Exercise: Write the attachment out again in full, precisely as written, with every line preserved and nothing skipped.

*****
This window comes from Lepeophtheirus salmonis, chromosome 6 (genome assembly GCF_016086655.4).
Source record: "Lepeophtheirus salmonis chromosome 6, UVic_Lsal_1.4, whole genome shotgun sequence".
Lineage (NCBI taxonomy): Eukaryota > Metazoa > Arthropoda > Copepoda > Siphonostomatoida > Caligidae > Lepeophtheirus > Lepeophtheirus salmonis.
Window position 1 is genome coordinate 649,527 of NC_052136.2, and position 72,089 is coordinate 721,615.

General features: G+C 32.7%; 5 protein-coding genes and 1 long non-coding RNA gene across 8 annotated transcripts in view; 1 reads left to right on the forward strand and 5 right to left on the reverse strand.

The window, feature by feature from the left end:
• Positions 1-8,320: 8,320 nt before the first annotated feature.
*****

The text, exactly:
This window comes from Lepeophtheirus salmonis, chromosome 6 (genome assembly GCF_016086655.4).
Source record: "Lepeophtheirus salmonis chromosome 6, UVic_Lsal_1.4, whole genome shotgun sequence".
Lineage (NCBI taxonomy): Eukaryota > Metazoa > Arthropoda > Copepoda > Siphonostomatoida > Caligidae > Lepeophtheirus > Lepeophtheirus salmonis.
Window position 1 is genome coordinate 649,527 of NC_052136.2, and position 72,089 is coordinate 721,615.

General features: G+C 32.7%; 5 protein-coding genes and 1 long non-coding RNA gene across 8 annotated transcripts in view; 1 reads left to right on the forward strand and 5 right to left on the reverse strand.

The window, feature by feature from the left end:
• Positions 1-8,320: 8,320 nt before the first annotated feature.